I'd like to also note that I have this accomplished using the JBoss.org 5.1 embedded JBossCache as my communications mechanism. I can provide the code if someone else would like to use it but essentially doing this comes down to 3 things and there is really very little code related to Errai once you figure out the two hook points into the Errai server bus.
1 - Extend the servlet implementation. In my case I want to use the JBoss Comet servlet so I extended it in order to inject my own ServerMessageBus implementation. Note that this could easily be configurable in the future.
2 - Extend the ServerMessageBusImpl. The main thing here is to be able to attach listeners to your message bus implementation. To do this I find my communication mechanism during the ServerMessageBusImpl constructor (I just used a singleton for now) and pass a reference to the bus.
3 - Write a communication mechanism. I used JBossCache but you can use whatever you want. You need to use the "addGlobalListener" method to listen for all messages in order to pass them to other nodes. You also need to be able to listen messages from other nodes and then use the "sendGlobal" method to pass messages to your local bus.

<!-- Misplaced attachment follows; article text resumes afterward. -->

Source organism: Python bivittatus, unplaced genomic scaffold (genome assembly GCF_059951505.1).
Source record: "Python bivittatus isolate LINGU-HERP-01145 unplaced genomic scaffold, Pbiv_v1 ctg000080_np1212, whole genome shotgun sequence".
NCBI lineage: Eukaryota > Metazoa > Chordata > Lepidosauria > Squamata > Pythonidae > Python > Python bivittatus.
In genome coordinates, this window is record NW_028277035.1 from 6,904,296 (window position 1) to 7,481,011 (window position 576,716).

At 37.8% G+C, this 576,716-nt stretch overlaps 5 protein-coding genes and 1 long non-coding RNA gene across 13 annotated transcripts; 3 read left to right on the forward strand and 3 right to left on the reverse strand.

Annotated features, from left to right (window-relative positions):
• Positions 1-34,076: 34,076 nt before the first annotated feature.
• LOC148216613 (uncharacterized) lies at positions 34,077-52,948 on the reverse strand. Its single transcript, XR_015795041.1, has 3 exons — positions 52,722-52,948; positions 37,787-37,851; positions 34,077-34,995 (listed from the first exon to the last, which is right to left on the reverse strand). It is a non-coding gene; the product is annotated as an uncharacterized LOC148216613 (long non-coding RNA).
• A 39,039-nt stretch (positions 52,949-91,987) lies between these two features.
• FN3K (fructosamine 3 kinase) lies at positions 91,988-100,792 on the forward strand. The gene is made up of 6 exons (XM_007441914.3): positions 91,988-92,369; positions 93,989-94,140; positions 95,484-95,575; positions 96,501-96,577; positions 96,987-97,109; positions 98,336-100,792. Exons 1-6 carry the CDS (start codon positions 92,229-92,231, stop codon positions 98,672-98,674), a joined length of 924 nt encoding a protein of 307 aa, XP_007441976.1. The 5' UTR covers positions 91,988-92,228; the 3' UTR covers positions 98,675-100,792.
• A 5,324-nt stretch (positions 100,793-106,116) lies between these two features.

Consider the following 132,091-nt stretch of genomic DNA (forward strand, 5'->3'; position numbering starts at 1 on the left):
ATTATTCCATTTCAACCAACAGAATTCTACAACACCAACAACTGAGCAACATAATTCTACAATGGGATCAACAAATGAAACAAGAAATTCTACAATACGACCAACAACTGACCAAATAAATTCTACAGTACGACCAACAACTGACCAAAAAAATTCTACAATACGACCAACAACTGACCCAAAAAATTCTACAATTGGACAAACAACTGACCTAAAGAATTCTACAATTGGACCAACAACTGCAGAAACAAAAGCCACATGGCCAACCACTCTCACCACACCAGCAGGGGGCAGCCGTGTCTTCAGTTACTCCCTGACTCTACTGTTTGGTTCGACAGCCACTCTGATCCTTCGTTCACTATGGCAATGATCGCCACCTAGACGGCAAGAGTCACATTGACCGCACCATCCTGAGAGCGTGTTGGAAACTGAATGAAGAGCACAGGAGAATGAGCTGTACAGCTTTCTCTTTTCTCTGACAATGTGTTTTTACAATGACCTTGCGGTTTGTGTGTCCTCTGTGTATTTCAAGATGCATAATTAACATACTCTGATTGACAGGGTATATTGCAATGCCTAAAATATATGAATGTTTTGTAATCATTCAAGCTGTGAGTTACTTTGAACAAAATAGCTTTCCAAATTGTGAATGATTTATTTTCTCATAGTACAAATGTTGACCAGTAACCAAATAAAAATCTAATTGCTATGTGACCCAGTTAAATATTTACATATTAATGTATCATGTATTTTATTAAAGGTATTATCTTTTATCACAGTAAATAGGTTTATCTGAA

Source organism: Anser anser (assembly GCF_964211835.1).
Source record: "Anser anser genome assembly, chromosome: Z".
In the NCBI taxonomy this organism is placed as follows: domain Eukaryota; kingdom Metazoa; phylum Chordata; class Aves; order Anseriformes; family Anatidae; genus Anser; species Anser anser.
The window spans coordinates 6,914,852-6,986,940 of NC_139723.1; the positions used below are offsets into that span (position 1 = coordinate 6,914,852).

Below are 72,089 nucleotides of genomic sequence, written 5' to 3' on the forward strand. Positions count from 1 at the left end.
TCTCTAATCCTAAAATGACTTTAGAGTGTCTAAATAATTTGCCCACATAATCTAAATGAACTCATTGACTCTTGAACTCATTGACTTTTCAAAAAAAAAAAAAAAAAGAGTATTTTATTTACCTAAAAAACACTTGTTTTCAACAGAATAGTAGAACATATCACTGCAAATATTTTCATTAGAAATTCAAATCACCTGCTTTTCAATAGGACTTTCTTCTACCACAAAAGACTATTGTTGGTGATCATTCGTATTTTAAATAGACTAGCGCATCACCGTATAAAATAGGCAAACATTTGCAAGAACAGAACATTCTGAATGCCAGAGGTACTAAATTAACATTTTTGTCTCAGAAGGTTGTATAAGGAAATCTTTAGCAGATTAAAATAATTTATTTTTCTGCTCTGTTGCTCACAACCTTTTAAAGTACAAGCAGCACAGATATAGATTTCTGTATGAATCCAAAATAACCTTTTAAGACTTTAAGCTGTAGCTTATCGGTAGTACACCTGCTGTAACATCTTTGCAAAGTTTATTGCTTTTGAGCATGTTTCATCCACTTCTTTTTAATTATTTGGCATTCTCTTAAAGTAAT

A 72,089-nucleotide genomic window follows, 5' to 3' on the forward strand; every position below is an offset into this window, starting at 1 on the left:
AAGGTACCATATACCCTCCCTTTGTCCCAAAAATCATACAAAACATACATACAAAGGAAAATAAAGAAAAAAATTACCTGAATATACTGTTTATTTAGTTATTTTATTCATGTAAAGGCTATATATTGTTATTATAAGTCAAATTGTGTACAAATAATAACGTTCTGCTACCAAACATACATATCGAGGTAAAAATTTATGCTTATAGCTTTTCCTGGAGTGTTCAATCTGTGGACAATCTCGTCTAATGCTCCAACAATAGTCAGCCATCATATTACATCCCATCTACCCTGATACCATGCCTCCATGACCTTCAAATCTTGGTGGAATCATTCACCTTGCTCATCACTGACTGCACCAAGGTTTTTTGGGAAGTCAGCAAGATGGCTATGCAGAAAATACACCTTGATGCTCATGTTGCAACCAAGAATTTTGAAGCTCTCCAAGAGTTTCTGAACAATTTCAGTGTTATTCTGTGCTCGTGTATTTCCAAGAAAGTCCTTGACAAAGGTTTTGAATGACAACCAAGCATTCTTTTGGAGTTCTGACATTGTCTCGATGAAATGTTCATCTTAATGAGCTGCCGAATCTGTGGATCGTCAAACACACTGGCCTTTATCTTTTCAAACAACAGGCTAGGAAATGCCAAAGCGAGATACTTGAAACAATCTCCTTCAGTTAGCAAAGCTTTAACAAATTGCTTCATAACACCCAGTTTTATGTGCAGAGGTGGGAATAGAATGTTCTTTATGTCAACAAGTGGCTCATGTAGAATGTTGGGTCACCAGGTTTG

A few things to note. You probably want to disregard messages from the "ServerBus" subject. The heartbeats and subscription messages are not needed on the other nodes since you are adding a listener for all messages. I chose to create a special MessagePart called "ShareMessage" so that I can determine whether to send a given message to other nodes. This may not be ideal but it works to limit the number of inter-node communications. Without that mechanism there are some fun scenarios where messages get fired multiple times on other nodes.
If the node the GWT app was loaded from goes down, the first question is:
- how does this relate to SOP (same origin policy)?
SOP basically means an Ajax client can only connect to the host it was loaded from.
The second question would then be:
- what HTTP load balancing strategy is in place?
Round robin basically sends the next Errai request to an active node.
A new node needs to establish a new session, which means client bus re-connect and re-initializes.
It's basically like hitting the refresh button. From that point on you should be working of another node like before.